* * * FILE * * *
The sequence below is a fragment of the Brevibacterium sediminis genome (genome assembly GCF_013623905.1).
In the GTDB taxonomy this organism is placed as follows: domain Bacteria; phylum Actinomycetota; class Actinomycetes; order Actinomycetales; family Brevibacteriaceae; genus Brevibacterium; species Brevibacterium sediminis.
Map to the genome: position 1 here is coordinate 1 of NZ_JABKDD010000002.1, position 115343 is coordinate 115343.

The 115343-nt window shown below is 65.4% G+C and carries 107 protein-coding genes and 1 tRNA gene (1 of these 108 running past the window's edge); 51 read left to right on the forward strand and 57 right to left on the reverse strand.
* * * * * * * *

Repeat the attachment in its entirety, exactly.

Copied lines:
The sequence below is a fragment of the Brevibacterium sediminis genome (genome assembly GCF_013623905.1).
In the GTDB taxonomy this organism is placed as follows: domain Bacteria; phylum Actinomycetota; class Actinomycetes; order Actinomycetales; family Brevibacteriaceae; genus Brevibacterium; species Brevibacterium sediminis.
Map to the genome: position 1 here is coordinate 1 of NZ_JABKDD010000002.1, position 115343 is coordinate 115343.

The 115343-nt window shown below is 65.4% G+C and carries 107 protein-coding genes and 1 tRNA gene (1 of these 108 running past the window's edge); 51 read left to right on the forward strand and 57 right to left on the reverse strand.